The River Sow the main river that passes through Stafford begins its journey in a valley on the outskirts of Fairoak nr Eccleshall. From its birth as it emerges as a spring it develops into a major river before ending its journey at the Essex Bridge near Shugborough where it becomes a tributary of the River Trent.
On the way it passes through some of the finest countryside that Staffordshire can offer. Its tranquil journey belies the events that have happened to the places on its route, events that many know nothing about. These events helped shape the landscape we see today, made and lost the towns and villages we live in. Many people have been associated with the river and these places, some have become Saints, some have shaped the lives of others, some have met Kings. From all that has happened, the river has always been there and has played a major part and has been mostly ignored.
This journey along the 15 miles the river travels will tell you of the beautiful countryside that is waiting to be discovered and hopefully leave you with the desire to explore and find your favourite stretch of the river, or to investigate the events that have happened.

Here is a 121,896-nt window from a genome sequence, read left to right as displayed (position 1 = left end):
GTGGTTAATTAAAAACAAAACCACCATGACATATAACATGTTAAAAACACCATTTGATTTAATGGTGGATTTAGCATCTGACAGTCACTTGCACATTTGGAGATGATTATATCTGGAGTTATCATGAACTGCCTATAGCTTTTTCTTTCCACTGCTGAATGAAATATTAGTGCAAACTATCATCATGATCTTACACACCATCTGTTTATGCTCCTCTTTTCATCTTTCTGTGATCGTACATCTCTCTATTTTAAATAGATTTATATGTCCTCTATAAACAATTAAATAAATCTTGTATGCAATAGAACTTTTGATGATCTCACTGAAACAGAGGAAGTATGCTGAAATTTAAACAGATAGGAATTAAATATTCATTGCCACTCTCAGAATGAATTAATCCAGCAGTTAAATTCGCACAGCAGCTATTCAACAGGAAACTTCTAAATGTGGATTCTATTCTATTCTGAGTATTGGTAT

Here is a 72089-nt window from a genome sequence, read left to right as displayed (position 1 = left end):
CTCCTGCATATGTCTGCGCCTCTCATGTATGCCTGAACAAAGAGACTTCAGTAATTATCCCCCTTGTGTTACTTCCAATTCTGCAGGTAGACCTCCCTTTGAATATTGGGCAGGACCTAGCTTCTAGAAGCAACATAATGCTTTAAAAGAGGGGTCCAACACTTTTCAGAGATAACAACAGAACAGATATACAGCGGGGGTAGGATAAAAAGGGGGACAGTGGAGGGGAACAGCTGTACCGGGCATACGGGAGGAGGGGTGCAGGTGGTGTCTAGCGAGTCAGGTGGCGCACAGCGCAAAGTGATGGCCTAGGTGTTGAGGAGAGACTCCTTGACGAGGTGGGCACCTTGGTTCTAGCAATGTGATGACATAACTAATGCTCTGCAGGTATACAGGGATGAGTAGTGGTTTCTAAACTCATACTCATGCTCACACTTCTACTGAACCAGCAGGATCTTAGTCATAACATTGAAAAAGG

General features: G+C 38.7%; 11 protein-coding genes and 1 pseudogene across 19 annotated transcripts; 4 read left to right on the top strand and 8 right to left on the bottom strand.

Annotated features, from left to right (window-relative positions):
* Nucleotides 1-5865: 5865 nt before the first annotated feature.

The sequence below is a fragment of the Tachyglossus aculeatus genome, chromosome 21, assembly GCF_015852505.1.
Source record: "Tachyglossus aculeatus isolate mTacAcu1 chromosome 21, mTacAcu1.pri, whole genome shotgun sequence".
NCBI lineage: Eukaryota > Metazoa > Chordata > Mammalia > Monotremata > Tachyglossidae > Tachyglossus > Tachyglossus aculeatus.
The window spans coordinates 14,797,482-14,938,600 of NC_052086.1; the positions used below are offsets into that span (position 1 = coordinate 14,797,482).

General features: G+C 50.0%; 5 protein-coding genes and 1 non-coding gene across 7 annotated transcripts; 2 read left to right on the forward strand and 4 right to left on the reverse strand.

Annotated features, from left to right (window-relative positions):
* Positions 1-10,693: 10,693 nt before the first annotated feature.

What of the events that have happened at some of the places the river passes? This will attempt to tell you of these major historical events and tell you about some of the historical buildings associated with those events.
But first a bit of history. In the 12th and 13th centuries the Sow was known as Sowe and its meaning was a sough, drain, stream or channel. It's actual name origin is unknown.
1 - Broughton 2 - Fairoak Grange 3 - Fairoak 4 - Langot Lane 5 - Bishops Wood
6 - Bishops Offley 7 - Walk Mill 8 - Cop Mere 9 - Eccleshall 10 - Chebsey
11 - Shallowford 12 - Great Bridgeford 13 - Cresswell 14 - Doxey Marshes 15 - Stafford Castle
16 - Stafford 17 - St. Thomas Priory 18 - Milford 19 - Cannock Chase 20 - Essex Bridge

Each page gives the option to go forward or go back.

On the location pages photographs can be enlarged by placing the mouse cursor onto a thumbnail, remove the mouse cursor to return photograph to thumbnail size.

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